PG&E accused of over-cutting trees in Santa Cruz Mountains after wildfire


BONNY DOON, Calif. (KRON) — Wildfire victims who lost their homes to the CZU Lightning Complex fires in the Santa Cruz Mountains over the summer have had two very different reactions to PG&E crews chopping down trees on their private properties.

Some say PG&E saved them a lot of work and money by clearing trees.

Others felt violated.

These residents had already lost their homes to a wildfire, and when they realized their trees were also cut down, they felt like it was a double-blow.

PG&E is now facing millions of dollars in fines from Cal Fire and the California Coastal Commission for what some state agencies are describing as over-cutting large trees following the CZU fire.

The fire burned from August through September.

Once it was contained, the utility cut hundreds of trees, including redwoods, madrones, and cypress, in Boulder Creek, Ben Lomond and Bonny Doon, state agencies said.

The Santa Cruz County Board of Supervisors described PG&E logging as “egregious and reckless.”

KRON4’s Amy Larson witnessed tree-cutting crews entering the burn zone just four days after full containment was achieved.

Larson was the only person in the area as crews marked trees to be cut down in one of the hardest-hit neighborhoods, Bramoor Drive.

The utility was trying to clear the forests of dead and damaged trees near powerlines. But residents told KRON4 that crews acted far too fast, before knowing whether a very old tree could survive or not.

New growth after CZU wildfire
New growth after CZU wildfire

“This tree behind you is one of the largest trees in Santa Cruz County,” said Lisa Uttal.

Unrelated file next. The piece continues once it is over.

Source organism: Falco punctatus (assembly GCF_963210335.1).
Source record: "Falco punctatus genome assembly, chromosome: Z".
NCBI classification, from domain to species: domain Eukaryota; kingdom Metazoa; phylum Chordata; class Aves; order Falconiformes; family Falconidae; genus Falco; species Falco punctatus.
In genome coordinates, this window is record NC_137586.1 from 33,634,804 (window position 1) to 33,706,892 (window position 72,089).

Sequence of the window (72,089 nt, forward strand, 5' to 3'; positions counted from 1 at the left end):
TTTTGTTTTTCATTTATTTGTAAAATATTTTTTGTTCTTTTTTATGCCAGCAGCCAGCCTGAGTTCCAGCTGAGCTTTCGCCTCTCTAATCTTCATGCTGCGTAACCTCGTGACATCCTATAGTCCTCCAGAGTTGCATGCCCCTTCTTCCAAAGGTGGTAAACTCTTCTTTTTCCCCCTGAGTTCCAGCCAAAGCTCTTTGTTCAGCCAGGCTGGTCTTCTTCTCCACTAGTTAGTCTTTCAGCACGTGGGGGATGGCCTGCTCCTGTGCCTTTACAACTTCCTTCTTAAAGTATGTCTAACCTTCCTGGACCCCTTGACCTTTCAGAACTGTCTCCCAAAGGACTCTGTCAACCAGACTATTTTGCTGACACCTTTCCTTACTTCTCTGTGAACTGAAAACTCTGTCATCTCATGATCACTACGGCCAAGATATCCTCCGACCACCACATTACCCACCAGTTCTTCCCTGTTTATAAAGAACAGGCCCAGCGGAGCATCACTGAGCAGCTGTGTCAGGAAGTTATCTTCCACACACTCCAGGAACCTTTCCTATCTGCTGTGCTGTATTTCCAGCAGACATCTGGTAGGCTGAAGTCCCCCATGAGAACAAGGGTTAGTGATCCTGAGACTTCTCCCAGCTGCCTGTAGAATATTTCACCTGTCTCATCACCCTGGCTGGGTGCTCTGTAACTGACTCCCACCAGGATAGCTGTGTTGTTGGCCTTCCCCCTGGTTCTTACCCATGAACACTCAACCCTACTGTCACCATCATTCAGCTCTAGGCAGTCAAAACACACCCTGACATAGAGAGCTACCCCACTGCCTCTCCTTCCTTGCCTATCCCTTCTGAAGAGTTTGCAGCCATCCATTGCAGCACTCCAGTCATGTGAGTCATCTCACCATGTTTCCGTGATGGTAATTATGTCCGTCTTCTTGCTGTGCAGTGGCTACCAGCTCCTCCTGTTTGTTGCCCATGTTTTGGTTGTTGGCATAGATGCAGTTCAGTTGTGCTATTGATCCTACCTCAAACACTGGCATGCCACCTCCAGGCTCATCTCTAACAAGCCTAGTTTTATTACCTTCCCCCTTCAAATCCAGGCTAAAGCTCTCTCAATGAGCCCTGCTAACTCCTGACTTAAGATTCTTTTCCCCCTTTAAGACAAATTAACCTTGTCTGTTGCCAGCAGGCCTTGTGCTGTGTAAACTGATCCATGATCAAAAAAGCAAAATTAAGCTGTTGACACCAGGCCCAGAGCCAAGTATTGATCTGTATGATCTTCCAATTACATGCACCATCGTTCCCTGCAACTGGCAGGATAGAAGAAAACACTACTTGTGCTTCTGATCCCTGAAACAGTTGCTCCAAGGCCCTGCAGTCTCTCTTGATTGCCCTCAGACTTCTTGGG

Uttal’s home in Bonny Doon is surrounded by old growth trees, including redwoods.

Her house was leveled to ashes by the CZU fires, but the trees around her home — some which are more than 100-years-old — mean as much to her as her house.

Uttal is among the residents who told KRON4 that they were shocked PG&E never notified them ahead of time before a fleet of trucks showed up.

“Thanks to a neighbor … he let me know, he said, ‘Lisa, they are cutting trees on your lower property.’ When I came up the next day, there were PG&E trucks all the way up our property.”

Uttal said she had to ask why the crews were there.

PG&E then sent a representative out to talk.

After the discussion, the utility agreed to not cut down any more old growth trees on her land. Uttal wrapped bright green tape around trees that she believes are “perfectly healthy” and have survived many wildfires in the past.

“This is why we live here in Bonny Doon. We have tons of redwoods. I’m really excited because there is already new growth, which is amazing on the bottom on these trees,” she said.

“It really is a wait-and-see game with some of these old growth forests. Redwoods have endured several fires, they will be able to come back eventually,” Uttal said.

Tree chopped down in Bonny Doon

PG&E stood by their actions Wednesday.

Crews removed hazardous trees during an emergency that were “dead, diseased, dying, decaying or otherwise structurally unsound trees that are tall enough to fall into PG&E electric facilities,” said a spokesperson for the utility, Mayra Tostado.

Some Bonny Doon residents who spoke with KRON4 confirmed that some of the trees removed near their homes were likely dead.

Residents said they don’t have much money left after the devastating wildfire, and they were grateful that PG&E did the work for them.

Tostado said, “PG&E’s most important responsibility is the safety of our customers and communities. PG&E disagrees with the characterization that our tree removal work is illegal.  We understand the county, agencies and community concerns regarding this emergency hazard tree removal work. We are actively coordinating with Santa Cruz County to address their concerns.”

PG&E is hosting a meeting with involved agencies on Wednesday to continue discussing the tree chopping controversy.

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